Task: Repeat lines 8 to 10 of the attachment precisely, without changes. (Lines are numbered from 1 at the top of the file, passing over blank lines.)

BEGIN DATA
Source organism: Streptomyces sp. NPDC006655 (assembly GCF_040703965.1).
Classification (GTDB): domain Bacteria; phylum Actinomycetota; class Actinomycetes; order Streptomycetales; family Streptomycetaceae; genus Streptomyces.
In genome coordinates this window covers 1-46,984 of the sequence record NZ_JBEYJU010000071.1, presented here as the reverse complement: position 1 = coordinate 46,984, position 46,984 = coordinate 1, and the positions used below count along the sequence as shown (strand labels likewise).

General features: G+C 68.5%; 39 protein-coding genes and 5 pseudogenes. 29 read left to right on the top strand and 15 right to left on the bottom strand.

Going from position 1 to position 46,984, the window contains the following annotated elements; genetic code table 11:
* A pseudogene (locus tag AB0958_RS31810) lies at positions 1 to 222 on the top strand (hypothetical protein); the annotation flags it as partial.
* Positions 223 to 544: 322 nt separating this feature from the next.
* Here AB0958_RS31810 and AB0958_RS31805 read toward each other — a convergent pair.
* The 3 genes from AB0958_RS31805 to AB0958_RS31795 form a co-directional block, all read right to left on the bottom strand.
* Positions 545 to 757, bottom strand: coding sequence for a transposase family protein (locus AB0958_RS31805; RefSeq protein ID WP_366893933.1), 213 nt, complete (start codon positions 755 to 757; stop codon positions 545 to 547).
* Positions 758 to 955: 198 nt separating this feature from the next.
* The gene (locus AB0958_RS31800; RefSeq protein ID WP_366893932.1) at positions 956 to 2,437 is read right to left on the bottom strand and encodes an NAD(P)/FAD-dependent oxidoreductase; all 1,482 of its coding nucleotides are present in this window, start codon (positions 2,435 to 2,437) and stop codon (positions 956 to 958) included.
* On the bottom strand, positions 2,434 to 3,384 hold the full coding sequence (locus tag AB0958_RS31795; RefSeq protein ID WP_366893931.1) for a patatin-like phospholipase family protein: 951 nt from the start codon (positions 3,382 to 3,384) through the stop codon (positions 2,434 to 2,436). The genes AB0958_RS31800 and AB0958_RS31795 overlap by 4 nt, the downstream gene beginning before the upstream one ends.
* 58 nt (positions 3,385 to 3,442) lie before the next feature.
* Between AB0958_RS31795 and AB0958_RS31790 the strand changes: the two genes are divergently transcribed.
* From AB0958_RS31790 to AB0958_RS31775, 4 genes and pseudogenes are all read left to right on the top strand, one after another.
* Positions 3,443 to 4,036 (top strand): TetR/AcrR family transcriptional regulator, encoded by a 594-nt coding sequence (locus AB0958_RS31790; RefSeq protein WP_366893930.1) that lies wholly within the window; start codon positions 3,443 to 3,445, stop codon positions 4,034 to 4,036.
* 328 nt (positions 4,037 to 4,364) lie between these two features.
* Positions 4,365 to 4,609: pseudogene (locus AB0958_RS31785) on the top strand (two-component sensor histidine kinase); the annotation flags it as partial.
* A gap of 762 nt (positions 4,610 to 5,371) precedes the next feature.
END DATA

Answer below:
* Here AB0958_RS31810 and AB0958_RS31805 read toward each other — a convergent pair.
* The 3 genes from AB0958_RS31805 to AB0958_RS31795 form a co-directional block, all read right to left on the bottom strand.
* Positions 545 to 757, bottom strand: coding sequence for a transposase family protein (locus AB0958_RS31805; RefSeq protein ID WP_366893933.1), 213 nt, complete (start codon positions 755 to 757; stop codon positions 545 to 547).